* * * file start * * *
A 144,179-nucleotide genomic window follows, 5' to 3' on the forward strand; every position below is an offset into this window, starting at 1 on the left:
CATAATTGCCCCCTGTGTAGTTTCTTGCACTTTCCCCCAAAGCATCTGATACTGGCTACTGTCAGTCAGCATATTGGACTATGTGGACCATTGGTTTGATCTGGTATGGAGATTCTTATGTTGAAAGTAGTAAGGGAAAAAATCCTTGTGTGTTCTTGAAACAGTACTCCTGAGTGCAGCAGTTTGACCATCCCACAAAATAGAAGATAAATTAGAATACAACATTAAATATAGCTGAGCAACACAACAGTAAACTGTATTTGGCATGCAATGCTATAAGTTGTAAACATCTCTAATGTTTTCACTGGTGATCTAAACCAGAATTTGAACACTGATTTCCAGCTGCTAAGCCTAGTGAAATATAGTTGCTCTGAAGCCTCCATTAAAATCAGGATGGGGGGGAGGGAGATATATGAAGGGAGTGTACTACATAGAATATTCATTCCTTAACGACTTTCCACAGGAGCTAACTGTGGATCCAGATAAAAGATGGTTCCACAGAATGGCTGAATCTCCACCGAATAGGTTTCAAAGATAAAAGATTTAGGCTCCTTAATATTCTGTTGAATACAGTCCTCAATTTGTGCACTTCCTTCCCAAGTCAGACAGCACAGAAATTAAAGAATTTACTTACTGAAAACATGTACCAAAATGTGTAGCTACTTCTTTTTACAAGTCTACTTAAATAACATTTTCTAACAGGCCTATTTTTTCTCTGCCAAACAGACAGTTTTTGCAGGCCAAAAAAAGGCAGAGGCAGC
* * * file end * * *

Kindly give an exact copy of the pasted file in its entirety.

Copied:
A 144,179-nucleotide genomic window follows, 5' to 3' on the forward strand; every position below is an offset into this window, starting at 1 on the left:
CATAATTGCCCCCTGTGTAGTTTCTTGCACTTTCCCCCAAAGCATCTGATACTGGCTACTGTCAGTCAGCATATTGGACTATGTGGACCATTGGTTTGATCTGGTATGGAGATTCTTATGTTGAAAGTAGTAAGGGAAAAAATCCTTGTGTGTTCTTGAAACAGTACTCCTGAGTGCAGCAGTTTGACCATCCCACAAAATAGAAGATAAATTAGAATACAACATTAAATATAGCTGAGCAACACAACAGTAAACTGTATTTGGCATGCAATGCTATAAGTTGTAAACATCTCTAATGTTTTCACTGGTGATCTAAACCAGAATTTGAACACTGATTTCCAGCTGCTAAGCCTAGTGAAATATAGTTGCTCTGAAGCCTCCATTAAAATCAGGATGGGGGGGAGGGAGATATATGAAGGGAGTGTACTACATAGAATATTCATTCCTTAACGACTTTCCACAGGAGCTAACTGTGGATCCAGATAAAAGATGGTTCCACAGAATGGCTGAATCTCCACCGAATAGGTTTCAAAGATAAAAGATTTAGGCTCCTTAATATTCTGTTGAATACAGTCCTCAATTTGTGCACTTCCTTCCCAAGTCAGACAGCACAGAAATTAAAGAATTTACTTACTGAAAACATGTACCAAAATGTGTAGCTACTTCTTTTTACAAGTCTACTTAAATAACATTTTCTAACAGGCCTATTTTTTCTCTGCCAAACAGACAGTTTTTGCAGGCCAAAAAAAGGCAGAGGCAGC